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ISABEL.

WHERE dwells she now? That life of joy
That seem'd as Time could ne'er destroy,
Nor frail infectious sense alloy,
Its self-derived and self-sufficing gladness ?
Abides she in the bounds of space,
Or like a thought, a moment's grace,
Is she escaped from time and place,
The dull arithmetic of prison'd sadness?

May she behold this spot of earth,
This human home, that saw her birth,
Her baby tears, her infant mirth,
The first quick stirrings of her human mind ?
May she return to watch the flowers
She planted last in fairy bowers ?-
They freshen yet with summer showers,
And gambol with the frolic summer wind.

That lovely form, that face so bright,
That changeful image of delight,
May it no more to waking sight,
Or spiritual ken, in very truth appear?

That visible shape, that kind warm glowThat all that Heaven vouchsafed to shew

'Twas all our sense could know, Of her we loved, whom yet we hold so dear.

'Tis gone.

The world hath lost the antique faith
In shade and spectre-warning wraith,
That wander'd forth to blast, and scathe
Poor earth-clogg'd, dark humanity.
No more the mystic craft of hell,
In cavern mirk, with impious spell,
Evokes the naked souls that dwell
In uncreated night's inanity.

'Tis well that creed is out of date,
And men have found, at last, though late,
That loathing fear, and fearful hate,
And rankling vengeance, all are cruel liars ;
And all the doctrine that they teach
Of ghosts that roam when owlets screech,
Is but the false and fatal speech
Of guilty terrors, or of worse desires.

But is there not a charm in love,
To call thy spirit from above ?
Oh! had I pinions like a dove,
Were I like thee, a pure enfranchised soul,

Then might I see thee as thou art,
Receive thee in my inmost heart ;
But can it be? She has no part
In all she loved beneath the steadfast pole.

REPLY.

Ah! well it is, since she is gone,

She can return no more,
To see the face so dim and wan,

That was so warm before.

Familiar things would all seem strange,

And pleasure past be woe ;
A record sad of ceaseless change,

Is all the world below.

The very hills, th are not now

The hills which once they were ;
They change as we are changed, or how

Could we the burden bear ?

Ye deem the dead are ashy pale,

Cold denizens of gloom-
But what are ye, who live to wail,
And weep upon

their tomb ?

She pass'd away, like morning dew,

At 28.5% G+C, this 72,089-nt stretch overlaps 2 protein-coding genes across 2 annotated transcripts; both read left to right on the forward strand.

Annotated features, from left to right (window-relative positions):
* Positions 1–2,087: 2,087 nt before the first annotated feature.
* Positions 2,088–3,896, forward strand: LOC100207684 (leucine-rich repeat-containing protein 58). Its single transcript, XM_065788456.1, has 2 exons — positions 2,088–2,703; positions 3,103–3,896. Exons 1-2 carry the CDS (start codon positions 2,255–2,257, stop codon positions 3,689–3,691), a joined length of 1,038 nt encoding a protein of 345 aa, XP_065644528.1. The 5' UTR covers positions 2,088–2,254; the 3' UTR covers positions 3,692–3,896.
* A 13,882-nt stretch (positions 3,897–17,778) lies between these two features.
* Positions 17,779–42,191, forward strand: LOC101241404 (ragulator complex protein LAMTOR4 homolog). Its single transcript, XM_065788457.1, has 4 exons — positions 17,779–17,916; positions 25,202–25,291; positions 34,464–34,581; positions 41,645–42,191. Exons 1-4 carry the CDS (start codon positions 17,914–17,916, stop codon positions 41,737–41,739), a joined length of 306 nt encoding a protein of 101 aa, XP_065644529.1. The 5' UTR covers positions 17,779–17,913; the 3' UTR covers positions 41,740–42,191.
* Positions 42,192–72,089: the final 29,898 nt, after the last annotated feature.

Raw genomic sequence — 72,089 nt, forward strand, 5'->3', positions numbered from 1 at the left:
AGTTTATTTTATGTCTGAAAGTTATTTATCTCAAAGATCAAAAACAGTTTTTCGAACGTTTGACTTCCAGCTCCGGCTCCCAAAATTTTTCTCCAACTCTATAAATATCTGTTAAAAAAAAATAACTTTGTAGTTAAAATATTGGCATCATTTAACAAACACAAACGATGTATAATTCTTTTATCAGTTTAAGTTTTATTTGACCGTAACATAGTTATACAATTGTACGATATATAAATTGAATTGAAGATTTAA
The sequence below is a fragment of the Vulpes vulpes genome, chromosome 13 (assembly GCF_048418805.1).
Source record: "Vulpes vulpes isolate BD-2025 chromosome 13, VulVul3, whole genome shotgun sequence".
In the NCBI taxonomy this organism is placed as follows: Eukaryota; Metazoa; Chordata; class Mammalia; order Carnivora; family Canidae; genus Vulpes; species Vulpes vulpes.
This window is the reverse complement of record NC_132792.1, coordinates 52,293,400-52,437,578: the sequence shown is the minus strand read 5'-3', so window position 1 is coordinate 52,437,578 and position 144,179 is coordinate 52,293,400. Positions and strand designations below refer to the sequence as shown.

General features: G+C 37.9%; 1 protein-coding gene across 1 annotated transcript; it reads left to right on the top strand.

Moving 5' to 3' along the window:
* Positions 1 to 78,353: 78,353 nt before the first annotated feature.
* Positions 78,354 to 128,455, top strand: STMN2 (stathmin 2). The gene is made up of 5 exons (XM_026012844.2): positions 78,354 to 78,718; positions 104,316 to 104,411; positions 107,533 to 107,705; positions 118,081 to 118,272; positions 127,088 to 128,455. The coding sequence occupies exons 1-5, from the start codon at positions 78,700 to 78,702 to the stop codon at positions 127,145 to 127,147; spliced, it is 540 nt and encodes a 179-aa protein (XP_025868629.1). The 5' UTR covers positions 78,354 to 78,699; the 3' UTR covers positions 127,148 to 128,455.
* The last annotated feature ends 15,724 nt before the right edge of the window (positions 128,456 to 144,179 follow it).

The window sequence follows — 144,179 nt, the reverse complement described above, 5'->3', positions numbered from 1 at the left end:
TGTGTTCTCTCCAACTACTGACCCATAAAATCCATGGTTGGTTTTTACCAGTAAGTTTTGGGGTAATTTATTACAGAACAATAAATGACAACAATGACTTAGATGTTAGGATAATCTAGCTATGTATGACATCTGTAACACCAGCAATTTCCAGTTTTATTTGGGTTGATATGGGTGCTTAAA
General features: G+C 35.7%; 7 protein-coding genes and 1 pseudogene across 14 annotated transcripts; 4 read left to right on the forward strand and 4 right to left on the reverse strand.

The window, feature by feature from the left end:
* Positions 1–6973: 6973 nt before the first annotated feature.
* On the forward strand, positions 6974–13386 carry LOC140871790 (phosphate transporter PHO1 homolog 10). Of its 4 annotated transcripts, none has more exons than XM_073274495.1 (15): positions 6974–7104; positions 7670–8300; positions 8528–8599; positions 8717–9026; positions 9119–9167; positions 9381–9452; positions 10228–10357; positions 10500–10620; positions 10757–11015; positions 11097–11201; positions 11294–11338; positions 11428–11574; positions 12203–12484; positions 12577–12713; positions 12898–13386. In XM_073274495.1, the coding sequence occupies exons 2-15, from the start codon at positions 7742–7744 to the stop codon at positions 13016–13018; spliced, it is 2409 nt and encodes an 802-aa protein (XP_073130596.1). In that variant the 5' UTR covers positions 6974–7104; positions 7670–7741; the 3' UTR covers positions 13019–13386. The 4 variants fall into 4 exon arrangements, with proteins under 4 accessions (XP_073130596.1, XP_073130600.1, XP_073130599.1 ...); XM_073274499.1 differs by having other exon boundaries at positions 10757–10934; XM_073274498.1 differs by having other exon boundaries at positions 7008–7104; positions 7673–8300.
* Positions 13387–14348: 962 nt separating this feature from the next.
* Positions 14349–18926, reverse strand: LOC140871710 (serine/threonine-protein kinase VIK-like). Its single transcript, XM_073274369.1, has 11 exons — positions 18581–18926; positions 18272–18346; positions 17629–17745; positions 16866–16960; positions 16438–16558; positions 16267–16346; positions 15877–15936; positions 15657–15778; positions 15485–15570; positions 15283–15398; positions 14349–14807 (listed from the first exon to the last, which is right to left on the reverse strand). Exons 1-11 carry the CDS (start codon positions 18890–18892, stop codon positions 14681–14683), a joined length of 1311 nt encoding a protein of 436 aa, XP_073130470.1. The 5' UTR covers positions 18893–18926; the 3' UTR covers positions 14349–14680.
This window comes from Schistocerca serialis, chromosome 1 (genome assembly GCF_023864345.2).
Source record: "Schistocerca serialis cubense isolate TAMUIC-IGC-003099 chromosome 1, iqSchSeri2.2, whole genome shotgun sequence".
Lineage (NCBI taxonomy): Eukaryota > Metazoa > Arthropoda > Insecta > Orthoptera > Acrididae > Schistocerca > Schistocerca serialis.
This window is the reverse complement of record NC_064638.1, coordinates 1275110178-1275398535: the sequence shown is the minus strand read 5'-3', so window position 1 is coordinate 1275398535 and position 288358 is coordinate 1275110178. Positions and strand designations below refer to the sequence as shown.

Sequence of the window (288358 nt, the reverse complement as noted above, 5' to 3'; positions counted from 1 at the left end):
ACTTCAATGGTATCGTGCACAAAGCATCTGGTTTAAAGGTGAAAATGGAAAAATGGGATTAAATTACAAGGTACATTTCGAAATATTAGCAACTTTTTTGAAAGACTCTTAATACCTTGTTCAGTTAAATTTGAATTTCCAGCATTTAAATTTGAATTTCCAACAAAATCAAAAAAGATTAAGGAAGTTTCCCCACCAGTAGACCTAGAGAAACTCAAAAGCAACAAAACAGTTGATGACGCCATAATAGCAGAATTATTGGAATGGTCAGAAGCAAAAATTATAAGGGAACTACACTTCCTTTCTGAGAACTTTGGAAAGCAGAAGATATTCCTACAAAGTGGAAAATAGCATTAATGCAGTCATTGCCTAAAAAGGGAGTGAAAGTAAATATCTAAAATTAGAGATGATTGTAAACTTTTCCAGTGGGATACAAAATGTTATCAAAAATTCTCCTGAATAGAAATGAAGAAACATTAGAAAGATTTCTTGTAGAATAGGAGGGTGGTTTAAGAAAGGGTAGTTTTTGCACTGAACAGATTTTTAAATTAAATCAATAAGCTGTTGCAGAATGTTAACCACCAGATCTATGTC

Before the sun was high ;
So brief her time, she scarcely knew

The meaning of a sigh.

As round the rose its soft perfume,

Sweet love around her floated; Admired she grew—while mortal doom

Crept on, unfear'd, unnoted.

Love was her guardian Angel here,

But love to death resign'd her;
Tho' love was kind, why should we fear,

But holy death is kinder?

FRAGMENT.

What is the life of man? From first to last,
Its only substance, the unbeing past !
The infant smiling in its sleep must dream
Of something past, before the vexing beam
Of daylight smote the unaccustom'd eye,
Ere the faint mother heard its first faint cry;
Lullid in its rocking nest, it seeks in vain
For what has been, and ne'er can be again.

The child, through every maze of wakening lore,
Hunts the huge shadow of what was before,
Sees his old toys in misty phantoms glide,
'Twixt hope and dim oblivion magnified ;
As oft on misty hills huge spectres run,
And stalk gigantic from the setting sun-
Still urging onward to the world unseen,
Yet wishing, hoping nought, but what has been.
But what has been ? But how, and when, and where?
Was there a time, when, wandering in the air,
The living spark existed, yet unnamed,
Unfixt, unqualitied, unlaw'd, unclaim'd,
A drop of being, in the infinite sea,
Whose only duty, essence, was to be ?
Or must we seek it, where all things we find,
In the sole purpose of creative mind ?
Or did it serve, in form of stone or plant,
Or weaving worm, or the wise politic ant,
Its weary bondage-ere the moment came,
When the weak spark should mount into a flame ?

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